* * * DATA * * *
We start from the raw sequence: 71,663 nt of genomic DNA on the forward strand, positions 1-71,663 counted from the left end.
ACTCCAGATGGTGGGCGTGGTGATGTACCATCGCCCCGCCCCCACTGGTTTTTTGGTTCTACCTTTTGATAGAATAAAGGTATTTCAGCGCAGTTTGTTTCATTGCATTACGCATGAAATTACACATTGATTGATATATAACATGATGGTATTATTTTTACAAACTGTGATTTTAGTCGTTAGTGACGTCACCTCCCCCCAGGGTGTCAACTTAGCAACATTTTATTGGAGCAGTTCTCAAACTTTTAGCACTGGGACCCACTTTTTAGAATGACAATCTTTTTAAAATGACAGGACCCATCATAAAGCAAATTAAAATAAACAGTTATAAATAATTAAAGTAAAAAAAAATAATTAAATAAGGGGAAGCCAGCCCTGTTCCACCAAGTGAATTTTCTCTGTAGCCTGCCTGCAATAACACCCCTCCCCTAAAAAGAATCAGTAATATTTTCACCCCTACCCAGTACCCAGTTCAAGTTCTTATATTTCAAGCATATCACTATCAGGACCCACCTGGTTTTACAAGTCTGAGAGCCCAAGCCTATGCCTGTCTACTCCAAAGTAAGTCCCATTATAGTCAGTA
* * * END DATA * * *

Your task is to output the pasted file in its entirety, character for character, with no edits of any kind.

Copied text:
We start from the raw sequence: 71,663 nt of genomic DNA on the forward strand, positions 1-71,663 counted from the left end.
ACTCCAGATGGTGGGCGTGGTGATGTACCATCGCCCCGCCCCCACTGGTTTTTTGGTTCTACCTTTTGATAGAATAAAGGTATTTCAGCGCAGTTTGTTTCATTGCATTACGCATGAAATTACACATTGATTGATATATAACATGATGGTATTATTTTTACAAACTGTGATTTTAGTCGTTAGTGACGTCACCTCCCCCCAGGGTGTCAACTTAGCAACATTTTATTGGAGCAGTTCTCAAACTTTTAGCACTGGGACCCACTTTTTAGAATGACAATCTTTTTAAAATGACAGGACCCATCATAAAGCAAATTAAAATAAACAGTTATAAATAATTAAAGTAAAAAAAAATAATTAAATAAGGGGAAGCCAGCCCTGTTCCACCAAGTGAATTTTCTCTGTAGCCTGCCTGCAATAACACCCCTCCCCTAAAAAGAATCAGTAATATTTTCACCCCTACCCAGTACCCAGTTCAAGTTCTTATATTTCAAGCATATCACTATCAGGACCCACCTGGTTTTACAAGTCTGAGAGCCCAAGCCTATGCCTGTCTACTCCAAAGTAAGTCCCATTATAGTCAGTA